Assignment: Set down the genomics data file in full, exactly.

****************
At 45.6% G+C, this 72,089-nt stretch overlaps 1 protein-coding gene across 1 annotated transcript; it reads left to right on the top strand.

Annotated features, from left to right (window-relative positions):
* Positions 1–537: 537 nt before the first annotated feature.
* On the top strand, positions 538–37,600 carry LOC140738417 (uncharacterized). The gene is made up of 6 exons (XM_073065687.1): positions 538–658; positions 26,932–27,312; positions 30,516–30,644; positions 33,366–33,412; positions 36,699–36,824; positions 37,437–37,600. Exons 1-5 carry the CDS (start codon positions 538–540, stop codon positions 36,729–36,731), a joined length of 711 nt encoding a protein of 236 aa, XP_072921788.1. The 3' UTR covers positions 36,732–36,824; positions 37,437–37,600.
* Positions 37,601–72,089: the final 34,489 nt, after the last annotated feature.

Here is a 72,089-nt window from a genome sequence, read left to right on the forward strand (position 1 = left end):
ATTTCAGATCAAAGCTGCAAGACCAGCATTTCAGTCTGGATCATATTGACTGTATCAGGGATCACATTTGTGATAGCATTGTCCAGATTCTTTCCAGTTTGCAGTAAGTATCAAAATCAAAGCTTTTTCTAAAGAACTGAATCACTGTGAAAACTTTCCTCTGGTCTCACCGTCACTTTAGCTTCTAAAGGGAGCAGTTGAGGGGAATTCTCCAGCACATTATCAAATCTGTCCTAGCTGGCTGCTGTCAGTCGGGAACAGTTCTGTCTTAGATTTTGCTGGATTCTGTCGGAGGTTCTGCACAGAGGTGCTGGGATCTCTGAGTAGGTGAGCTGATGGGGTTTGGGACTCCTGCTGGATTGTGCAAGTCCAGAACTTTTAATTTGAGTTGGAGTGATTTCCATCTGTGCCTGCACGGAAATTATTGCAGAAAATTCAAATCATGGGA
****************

At 45.6% G+C, this 72,089-nt stretch overlaps 1 protein-coding gene across 1 annotated transcript; it reads left to right on the top strand.

Annotated features, from left to right (window-relative positions):
* Positions 1–537: 537 nt before the first annotated feature.
* On the top strand, positions 538–37,600 carry LOC140738417 (uncharacterized). The gene is made up of 6 exons (XM_073065687.1): positions 538–658; positions 26,932–27,312; positions 30,516–30,644; positions 33,366–33,412; positions 36,699–36,824; positions 37,437–37,600. Exons 1-5 carry the CDS (start codon positions 538–540, stop codon positions 36,729–36,731), a joined length of 711 nt encoding a protein of 236 aa, XP_072921788.1. The 3' UTR covers positions 36,732–36,824; positions 37,437–37,600.
* Positions 37,601–72,089: the final 34,489 nt, after the last annotated feature.

Here is a 72,089-nt window from a genome sequence, read left to right on the forward strand (position 1 = left end):
ATTTCAGATCAAAGCTGCAAGACCAGCATTTCAGTCTGGATCATATTGACTGTATCAGGGATCACATTTGTGATAGCATTGTCCAGATTCTTTCCAGTTTGCAGTAAGTATCAAAATCAAAGCTTTTTCTAAAGAACTGAATCACTGTGAAAACTTTCCTCTGGTCTCACCGTCACTTTAGCTTCTAAAGGGAGCAGTTGAGGGGAATTCTCCAGCACATTATCAAATCTGTCCTAGCTGGCTGCTGTCAGTCGGGAACAGTTCTGTCTTAGATTTTGCTGGATTCTGTCGGAGGTTCTGCACAGAGGTGCTGGGATCTCTGAGTAGGTGAGCTGATGGGGTTTGGGACTCCTGCTGGATTGTGCAAGTCCAGAACTTTTAATTTGAGTTGGAGTGATTTCCATCTGTGCCTGCACGGAAATTATTGCAGAAAATTCAAATCATGGGA